If It Ain't Broke Don't Fix It The Anatomy of Roof Tanks

As technology leaps forward, countless pieces of formerly indispensable equipment become obsolete, outdated, and replaced. In light of these technological advances, it’s interesting to think of the things that have not changed—inventions that function the same way today as they did when they were first introduced, having warded off replacement by newer, shinier incarnations. The short-list of timeless classics would have to include the Hula-Hoop, the Slinky…and the roof tank? Yes, the rooftop water tanks that dot the New York City skyline.

History Overhead

New York City’s first generation of roof tanks was built in the early 1900s to offer fire protection to the city’s taller buildings. According to Steven Silver of American Pump & Tank Lining Company in Manhattan, steam-driven pumps could only push water up a few floors, leaving the upper floors of skyscrapers with no real protection from fires. “New York City was really one of the first cities to go vertical, as far as skyscrapers go,” he says. “And back in the early 1900s—after some unfortunate fires and a lot of deaths in some of these higher buildings—the idea was to get some kind of [water] reserve on the upper floors.”

The New York City fire code is very stringent, says Andy Rosenwach, president of Rosenwach Tank Inc. in Long Island City. “One of the requirements for meeting that code is supplying a certain quantity of water on top [of buildings], as opposed to trying to design the building to have pressurized fire pumps and generators and other equipment… Anything over six stories requires either a constant pressure system or an artesian well on top of the building to gravity-feed down,” he says.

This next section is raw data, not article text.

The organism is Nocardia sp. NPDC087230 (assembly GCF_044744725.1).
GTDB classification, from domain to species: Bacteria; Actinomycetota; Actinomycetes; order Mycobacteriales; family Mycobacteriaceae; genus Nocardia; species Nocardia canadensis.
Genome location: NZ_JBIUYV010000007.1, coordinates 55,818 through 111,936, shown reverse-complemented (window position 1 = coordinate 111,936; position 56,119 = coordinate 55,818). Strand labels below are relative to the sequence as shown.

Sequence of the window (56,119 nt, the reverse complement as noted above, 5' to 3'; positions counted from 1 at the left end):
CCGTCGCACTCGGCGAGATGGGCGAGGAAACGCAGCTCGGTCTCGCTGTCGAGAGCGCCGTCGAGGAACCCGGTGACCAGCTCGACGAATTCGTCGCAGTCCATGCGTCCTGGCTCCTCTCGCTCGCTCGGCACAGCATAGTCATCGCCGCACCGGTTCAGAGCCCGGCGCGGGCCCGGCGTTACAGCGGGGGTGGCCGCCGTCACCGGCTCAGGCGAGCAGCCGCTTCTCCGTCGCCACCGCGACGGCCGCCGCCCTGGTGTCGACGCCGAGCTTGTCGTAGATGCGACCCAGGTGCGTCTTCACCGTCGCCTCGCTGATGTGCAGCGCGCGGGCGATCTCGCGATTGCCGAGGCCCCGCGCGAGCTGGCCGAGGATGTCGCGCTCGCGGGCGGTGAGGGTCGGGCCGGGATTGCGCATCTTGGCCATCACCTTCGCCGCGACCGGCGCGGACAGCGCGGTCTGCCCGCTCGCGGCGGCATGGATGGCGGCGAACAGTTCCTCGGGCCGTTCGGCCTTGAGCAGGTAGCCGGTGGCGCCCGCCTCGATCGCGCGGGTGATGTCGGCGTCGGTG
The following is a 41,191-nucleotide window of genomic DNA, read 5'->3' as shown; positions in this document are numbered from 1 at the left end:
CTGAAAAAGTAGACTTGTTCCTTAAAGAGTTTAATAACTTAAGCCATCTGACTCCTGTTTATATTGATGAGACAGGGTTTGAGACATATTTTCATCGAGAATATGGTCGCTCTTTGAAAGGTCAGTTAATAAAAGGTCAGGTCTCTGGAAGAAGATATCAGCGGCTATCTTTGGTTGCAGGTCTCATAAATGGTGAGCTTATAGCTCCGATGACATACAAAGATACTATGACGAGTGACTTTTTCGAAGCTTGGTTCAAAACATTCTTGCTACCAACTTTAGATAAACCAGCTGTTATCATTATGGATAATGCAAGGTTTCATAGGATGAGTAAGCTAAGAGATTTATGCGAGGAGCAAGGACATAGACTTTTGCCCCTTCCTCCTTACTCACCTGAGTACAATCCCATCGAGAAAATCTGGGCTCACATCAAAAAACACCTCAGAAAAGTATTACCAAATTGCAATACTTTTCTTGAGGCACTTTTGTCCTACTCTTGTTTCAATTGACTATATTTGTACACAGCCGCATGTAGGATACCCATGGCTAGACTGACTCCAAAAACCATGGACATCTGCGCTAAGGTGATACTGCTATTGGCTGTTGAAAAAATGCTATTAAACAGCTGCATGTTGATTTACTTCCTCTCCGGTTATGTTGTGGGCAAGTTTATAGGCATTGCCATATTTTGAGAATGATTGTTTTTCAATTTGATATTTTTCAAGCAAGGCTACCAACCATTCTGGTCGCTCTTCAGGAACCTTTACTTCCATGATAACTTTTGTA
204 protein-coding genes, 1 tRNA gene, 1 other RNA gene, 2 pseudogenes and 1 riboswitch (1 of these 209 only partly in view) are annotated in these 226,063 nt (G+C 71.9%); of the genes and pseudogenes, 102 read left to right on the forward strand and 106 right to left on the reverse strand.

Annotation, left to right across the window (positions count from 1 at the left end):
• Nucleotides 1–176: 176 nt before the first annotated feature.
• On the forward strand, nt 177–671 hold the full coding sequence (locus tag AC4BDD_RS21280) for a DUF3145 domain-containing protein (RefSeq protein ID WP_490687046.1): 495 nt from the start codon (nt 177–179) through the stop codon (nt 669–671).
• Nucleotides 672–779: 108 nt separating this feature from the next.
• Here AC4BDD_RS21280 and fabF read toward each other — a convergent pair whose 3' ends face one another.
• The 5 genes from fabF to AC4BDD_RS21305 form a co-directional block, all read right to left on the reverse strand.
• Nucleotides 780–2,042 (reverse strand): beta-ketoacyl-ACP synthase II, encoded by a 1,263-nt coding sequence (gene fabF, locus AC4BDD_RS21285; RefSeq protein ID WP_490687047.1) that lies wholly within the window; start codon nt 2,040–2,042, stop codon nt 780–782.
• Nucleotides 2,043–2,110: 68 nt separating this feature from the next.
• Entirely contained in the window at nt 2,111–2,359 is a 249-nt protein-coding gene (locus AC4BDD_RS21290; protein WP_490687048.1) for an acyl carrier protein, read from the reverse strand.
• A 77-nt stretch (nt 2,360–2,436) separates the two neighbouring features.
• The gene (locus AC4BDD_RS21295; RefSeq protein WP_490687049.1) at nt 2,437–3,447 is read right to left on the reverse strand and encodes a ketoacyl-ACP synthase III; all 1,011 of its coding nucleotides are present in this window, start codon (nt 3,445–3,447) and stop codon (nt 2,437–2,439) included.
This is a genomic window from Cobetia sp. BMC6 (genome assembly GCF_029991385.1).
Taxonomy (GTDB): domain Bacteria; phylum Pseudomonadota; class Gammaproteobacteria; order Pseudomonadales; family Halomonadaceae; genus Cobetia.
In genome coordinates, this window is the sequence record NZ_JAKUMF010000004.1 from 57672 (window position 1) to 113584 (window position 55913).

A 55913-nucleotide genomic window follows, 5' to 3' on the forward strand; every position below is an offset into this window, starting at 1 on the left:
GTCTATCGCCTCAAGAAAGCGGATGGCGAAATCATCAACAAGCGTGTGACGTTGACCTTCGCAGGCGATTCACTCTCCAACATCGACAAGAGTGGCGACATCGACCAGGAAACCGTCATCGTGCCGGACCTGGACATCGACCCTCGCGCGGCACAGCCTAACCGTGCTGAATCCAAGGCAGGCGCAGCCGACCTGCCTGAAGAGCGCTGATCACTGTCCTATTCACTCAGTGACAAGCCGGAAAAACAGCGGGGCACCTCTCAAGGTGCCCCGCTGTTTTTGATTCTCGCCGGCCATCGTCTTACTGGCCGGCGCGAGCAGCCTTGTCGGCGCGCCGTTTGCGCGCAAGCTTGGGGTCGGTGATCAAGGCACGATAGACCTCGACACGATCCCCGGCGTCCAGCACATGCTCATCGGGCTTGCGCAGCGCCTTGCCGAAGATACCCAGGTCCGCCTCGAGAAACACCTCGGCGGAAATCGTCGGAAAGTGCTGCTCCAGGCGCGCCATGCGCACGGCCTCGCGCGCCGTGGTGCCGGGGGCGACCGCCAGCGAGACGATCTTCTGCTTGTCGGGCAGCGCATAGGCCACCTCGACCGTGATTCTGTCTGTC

Over the past century, says David Hochhauser of Isseks Bros, Inc. in Manhattan, the design of roof tanks has not changed a whole lot, but nowadays they are getting larger. “Because of the new New York City fire code, tanks are being built much larger because they have to have the capacity [to serve] sprinkler systems. Whereas in the past a typical residential building would have a 10,000-gallon tank, nowadays we’re putting up 20,000- to 30,000-gallon tanks.”

How Do They Work?

The fact that roof tanks have not changed that much over the years is a testament to their incredibly effective design, which—in principle, at least—Is extremely simple.


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  • The Board of Directors of my building was told that the tank control sensor in the roof water tank needs replacing at a cost of $6,500, which includes a 10 year warranty against wear and tear. Does that sound reasonable?